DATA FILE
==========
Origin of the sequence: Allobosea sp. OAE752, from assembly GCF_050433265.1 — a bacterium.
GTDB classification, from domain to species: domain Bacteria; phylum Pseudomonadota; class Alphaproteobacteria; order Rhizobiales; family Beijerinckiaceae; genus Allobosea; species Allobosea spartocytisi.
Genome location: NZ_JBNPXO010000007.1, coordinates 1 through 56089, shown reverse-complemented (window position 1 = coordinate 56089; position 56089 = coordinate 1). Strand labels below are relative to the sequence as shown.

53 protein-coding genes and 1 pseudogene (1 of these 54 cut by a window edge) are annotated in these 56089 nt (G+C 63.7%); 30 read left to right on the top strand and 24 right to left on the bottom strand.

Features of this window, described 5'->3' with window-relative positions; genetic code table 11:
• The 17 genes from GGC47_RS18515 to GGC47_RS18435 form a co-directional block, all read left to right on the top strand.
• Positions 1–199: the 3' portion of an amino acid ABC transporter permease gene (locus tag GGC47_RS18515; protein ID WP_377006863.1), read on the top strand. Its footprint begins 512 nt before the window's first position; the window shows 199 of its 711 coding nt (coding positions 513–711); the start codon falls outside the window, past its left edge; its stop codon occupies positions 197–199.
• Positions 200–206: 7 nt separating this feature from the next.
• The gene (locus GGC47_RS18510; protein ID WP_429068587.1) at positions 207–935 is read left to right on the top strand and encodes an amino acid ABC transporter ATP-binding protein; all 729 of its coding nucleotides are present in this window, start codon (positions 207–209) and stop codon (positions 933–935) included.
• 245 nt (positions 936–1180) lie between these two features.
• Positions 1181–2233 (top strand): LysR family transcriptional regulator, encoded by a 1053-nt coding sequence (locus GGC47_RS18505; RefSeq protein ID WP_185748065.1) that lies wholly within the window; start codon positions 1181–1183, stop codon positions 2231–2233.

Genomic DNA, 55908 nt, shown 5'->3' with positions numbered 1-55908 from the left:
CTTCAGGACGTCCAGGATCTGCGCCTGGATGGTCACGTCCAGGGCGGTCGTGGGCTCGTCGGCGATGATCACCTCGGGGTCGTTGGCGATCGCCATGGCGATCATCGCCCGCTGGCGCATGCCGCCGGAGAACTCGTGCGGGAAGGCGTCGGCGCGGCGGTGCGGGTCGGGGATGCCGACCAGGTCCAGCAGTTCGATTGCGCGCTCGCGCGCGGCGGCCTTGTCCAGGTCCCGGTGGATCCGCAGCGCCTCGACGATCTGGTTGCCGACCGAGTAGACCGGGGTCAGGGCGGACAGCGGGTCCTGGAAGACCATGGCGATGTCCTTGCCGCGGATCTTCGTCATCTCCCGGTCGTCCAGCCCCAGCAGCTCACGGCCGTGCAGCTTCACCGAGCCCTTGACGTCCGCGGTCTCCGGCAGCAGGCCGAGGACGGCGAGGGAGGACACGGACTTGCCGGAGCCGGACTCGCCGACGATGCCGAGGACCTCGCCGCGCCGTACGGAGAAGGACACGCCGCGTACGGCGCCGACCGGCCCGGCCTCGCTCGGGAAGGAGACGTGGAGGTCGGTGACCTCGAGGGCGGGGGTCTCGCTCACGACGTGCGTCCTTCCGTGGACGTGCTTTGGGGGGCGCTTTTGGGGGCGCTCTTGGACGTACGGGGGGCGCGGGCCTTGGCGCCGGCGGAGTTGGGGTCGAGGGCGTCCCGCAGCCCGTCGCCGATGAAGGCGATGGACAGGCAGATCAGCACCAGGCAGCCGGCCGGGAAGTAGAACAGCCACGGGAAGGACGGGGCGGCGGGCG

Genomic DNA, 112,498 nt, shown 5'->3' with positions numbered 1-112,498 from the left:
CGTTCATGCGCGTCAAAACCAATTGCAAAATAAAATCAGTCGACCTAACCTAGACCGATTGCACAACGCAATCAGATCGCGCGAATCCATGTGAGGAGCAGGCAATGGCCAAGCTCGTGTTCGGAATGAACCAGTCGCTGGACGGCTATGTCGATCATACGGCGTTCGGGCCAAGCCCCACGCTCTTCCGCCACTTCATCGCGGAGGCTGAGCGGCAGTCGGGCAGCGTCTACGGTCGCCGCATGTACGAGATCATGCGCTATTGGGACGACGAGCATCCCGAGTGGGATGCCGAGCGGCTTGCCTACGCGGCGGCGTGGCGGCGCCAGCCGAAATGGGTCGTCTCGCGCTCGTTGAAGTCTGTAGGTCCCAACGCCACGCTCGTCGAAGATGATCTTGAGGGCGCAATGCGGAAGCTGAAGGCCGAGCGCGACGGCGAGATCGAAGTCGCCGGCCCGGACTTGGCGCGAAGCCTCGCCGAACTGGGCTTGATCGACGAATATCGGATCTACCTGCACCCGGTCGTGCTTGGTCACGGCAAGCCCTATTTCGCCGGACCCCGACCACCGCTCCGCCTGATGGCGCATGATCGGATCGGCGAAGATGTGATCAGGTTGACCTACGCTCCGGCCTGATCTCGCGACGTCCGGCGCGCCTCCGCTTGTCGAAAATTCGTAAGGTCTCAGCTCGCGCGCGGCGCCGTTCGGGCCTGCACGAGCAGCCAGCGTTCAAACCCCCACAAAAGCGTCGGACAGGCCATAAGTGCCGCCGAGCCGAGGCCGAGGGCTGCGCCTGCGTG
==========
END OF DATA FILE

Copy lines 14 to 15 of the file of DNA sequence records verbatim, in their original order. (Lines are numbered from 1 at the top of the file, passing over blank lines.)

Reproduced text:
Genomic DNA, 112,498 nt, shown 5'->3' with positions numbered 1-112,498 from the left:
CGTTCATGCGCGTCAAAACCAATTGCAAAATAAAATCAGTCGACCTAACCTAGACCGATTGCACAACGCAATCAGATCGCGCGAATCCATGTGAGGAGCAGGCAATGGCCAAGCTCGTGTTCGGAATGAACCAGTCGCTGGACGGCTATGTCGATCATACGGCGTTCGGGCCAAGCCCCACGCTCTTCCGCCACTTCATCGCGGAGGCTGAGCGGCAGTCGGGCAGCGTCTACGGTCGCCGCATGTACGAGATCATGCGCTATTGGGACGACGAGCATCCCGAGTGGGATGCCGAGCGGCTTGCCTACGCGGCGGCGTGGCGGCGCCAGCCGAAATGGGTCGTCTCGCGCTCGTTGAAGTCTGTAGGTCCCAACGCCACGCTCGTCGAAGATGATCTTGAGGGCGCAATGCGGAAGCTGAAGGCCGAGCGCGACGGCGAGATCGAAGTCGCCGGCCCGGACTTGGCGCGAAGCCTCGCCGAACTGGGCTTGATCGACGAATATCGGATCTACCTGCACCCGGTCGTGCTTGGTCACGGCAAGCCCTATTTCGCCGGACCCCGACCACCGCTCCGCCTGATGGCGCATGATCGGATCGGCGAAGATGTGATCAGGTTGACCTACGCTCCGGCCTGATCTCGCGACGTCCGGCGCGCCTCCGCTTGTCGAAAATTCGTAAGGTCTCAGCTCGCGCGCGGCGCCGTTCGGGCCTGCACGAGCAGCCAGCGTTCAAACCCCCACAAAAGCGTCGGACAGGCCATAAGTGCCGCCGAGCCGAGGCCGAGGGCTGCGCCTGCGTG